Baby Boomers' Overall Health Worse Than Their Parents'

Steven Fox

February 04, 2013

When it comes to self-assessment of overall health, today's baby boomers do not fare very well compared with the previous generation, according to results from an analysis of large surveys that polled both generations.

Dana E. King, MD, from the West Virginia University School of Medicine, Morgantown, and colleagues report the results of their analysis in a research letter published online February 4 in JAMA Internal Medicine.

"Despite their longer life expectancy over previous generations, US baby boomers have higher rates of chronic disease, more disability, and lower self-rated health than members of the previous generation at the same age," the authors write.

Dr. King and colleagues analyzed data from the National Health and Nutrition Examination Survey, focusing on middle-aged respondents (aged 46 - 64 years) from 2 periods: 1988 to 1994 and 2007 to 2010.

The researchers compared the 2 cohorts with regard to their self-reported health status, functional and work disability, healthy lifestyle characteristics, and whether they were affected by chronic diseases.

"Overall health status was lower in baby boomers, with 13.2% reporting 'excellent' health compared with 32% of individuals in the previous generation (P < .001)," the researchers report.

As to comparative disability, more than twice as many baby boomers used walking assist devices (6.9% vs 3.3%), more were limited in their work by disability (13.8% vs 10.1%), and 13.5% vs 8.8% were coping with some type of functional limitation.

In addition, more baby boomers are obese compared with the previous generation (38.7% vs 29.4%), and they reported exercising significantly less often (35.0% vs 49.9% exercised >12 times per month). In fact, more than half the baby boomer respondents said they engaged in no regular physical activity (52.2% vs 17.4%).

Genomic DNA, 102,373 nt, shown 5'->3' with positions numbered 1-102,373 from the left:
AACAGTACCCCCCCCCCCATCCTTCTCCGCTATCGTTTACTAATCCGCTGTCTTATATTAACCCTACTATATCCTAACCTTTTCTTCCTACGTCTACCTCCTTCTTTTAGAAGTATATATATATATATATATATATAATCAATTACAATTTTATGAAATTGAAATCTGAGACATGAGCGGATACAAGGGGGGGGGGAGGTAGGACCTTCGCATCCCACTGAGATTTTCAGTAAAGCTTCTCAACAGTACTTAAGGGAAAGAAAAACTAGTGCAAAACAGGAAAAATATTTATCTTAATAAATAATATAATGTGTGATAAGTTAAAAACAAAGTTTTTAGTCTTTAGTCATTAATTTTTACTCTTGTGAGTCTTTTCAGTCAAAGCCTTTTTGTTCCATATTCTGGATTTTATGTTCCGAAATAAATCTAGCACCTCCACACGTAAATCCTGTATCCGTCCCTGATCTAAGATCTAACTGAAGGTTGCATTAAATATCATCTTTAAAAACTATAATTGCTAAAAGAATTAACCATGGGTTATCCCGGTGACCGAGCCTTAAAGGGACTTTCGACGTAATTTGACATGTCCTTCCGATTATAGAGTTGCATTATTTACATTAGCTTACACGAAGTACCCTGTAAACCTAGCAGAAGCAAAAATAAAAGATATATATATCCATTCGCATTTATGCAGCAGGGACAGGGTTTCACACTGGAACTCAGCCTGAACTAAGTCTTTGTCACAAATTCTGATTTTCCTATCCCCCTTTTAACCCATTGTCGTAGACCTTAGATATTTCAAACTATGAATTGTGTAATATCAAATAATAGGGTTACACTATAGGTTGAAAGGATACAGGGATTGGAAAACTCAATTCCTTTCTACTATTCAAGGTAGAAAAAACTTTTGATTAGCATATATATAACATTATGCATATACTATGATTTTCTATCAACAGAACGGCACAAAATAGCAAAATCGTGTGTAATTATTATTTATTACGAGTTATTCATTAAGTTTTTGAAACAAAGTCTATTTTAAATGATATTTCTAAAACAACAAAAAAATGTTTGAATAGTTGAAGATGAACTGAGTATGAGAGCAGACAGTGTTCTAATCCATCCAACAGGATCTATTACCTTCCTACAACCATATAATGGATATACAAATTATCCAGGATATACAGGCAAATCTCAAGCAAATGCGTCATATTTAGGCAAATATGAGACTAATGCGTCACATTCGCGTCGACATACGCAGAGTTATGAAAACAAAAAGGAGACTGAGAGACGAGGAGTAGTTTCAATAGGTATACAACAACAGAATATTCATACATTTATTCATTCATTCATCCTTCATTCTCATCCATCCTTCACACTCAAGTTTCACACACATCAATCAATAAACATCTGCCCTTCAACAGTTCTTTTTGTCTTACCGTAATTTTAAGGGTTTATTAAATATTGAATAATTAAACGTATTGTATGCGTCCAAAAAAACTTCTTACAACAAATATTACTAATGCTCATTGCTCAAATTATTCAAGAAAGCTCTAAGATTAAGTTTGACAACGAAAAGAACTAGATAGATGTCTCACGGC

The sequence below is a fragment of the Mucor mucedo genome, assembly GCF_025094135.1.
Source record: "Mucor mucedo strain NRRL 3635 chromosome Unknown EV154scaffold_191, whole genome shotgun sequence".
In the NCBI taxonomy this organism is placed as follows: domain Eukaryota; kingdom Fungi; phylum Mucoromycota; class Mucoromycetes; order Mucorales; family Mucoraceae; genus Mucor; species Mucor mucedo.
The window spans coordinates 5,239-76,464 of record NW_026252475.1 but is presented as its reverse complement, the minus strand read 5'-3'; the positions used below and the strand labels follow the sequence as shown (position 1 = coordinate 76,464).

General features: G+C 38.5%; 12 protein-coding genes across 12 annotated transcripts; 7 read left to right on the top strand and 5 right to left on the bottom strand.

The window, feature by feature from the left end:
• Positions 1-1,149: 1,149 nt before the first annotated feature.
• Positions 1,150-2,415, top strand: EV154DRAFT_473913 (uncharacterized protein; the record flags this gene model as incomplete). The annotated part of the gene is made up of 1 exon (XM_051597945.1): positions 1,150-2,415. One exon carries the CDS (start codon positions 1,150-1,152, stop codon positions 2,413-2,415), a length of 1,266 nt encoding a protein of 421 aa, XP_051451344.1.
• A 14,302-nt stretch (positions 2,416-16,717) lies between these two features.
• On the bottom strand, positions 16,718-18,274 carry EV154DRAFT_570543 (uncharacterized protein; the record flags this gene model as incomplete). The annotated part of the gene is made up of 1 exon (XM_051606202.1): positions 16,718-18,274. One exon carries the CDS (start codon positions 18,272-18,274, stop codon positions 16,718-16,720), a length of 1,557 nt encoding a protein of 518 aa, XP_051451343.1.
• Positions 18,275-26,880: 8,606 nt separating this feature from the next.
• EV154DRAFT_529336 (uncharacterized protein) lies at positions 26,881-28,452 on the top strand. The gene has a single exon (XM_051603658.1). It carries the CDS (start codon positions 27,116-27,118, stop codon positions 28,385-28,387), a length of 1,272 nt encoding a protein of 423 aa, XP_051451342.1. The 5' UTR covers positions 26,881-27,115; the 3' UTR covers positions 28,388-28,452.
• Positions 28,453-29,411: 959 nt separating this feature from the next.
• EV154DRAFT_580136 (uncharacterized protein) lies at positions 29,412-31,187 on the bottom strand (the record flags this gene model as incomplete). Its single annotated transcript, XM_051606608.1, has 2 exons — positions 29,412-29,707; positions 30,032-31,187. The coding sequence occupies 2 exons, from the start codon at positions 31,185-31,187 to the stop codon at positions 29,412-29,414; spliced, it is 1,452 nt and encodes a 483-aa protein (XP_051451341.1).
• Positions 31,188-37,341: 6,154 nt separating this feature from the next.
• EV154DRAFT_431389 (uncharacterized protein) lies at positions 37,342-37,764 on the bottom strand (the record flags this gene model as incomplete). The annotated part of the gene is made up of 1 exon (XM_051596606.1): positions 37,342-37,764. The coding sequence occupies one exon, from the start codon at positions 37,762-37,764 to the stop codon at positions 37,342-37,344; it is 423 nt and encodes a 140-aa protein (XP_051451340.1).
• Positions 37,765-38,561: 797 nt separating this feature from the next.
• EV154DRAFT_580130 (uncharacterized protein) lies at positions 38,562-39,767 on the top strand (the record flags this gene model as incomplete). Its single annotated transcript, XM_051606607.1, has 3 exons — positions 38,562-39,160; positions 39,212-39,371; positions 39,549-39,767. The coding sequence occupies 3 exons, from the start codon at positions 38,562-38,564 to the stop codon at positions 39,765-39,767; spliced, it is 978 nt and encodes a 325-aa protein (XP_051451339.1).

Moderate drinking was more common among the boomers compared with the previous generation (67.3% vs 37.2%).

Hypertension, too, was more common (43.0% vs 36.4%), as well as the percentage of individuals who were taking antihypertensive medications (35.4% vs 23.2%).

Ten times as many boomers report receiving cholesterol-lowering drugs as the previous generation (25.9% vs 1.5%), and nearly twice as many report being treated for diabetes (11.3% vs 6.2%).

Conversely, fewer of the baby boomers were smokers at the time surveyed (21.3% vs 27.6%) and 2.3% of boomers reported having been diagnosed with emphysema compared with 3.5% of respondents in the previous generation.

Baby boomers were also less likely to have experienced myocardial infarctions (3.6% vs 5.3%).

The researchers used logical regression to control for demographic changes between the 2 cohorts (age, sex, race, and socioeconomic status). "The results indicated, after adjustment, that baby boomers remained more likely than the previous generation to have diabetes (odds ratio [OR], 1.46; 95% CI, 1.16-1.83); hypertension (OR, 1.38; 95% CI, 1.14-1.67); and hypercholesterolemia (OR, 5.94; 95% CI, 4.94-7.14)," they write.

The authors conclude, "Given the link between positive healthy lifestyles and subsequent health in this age group, the present study demonstrates a clear need for policies that expand efforts at prevention and healthy lifestyle promotion in the baby boomer generation."

This study was supported in part by grants from the National Institutes of Health. The authors have disclosed no relevant financial relationships.

JAMA Intern Med. Published online February 4, 2013. Abstract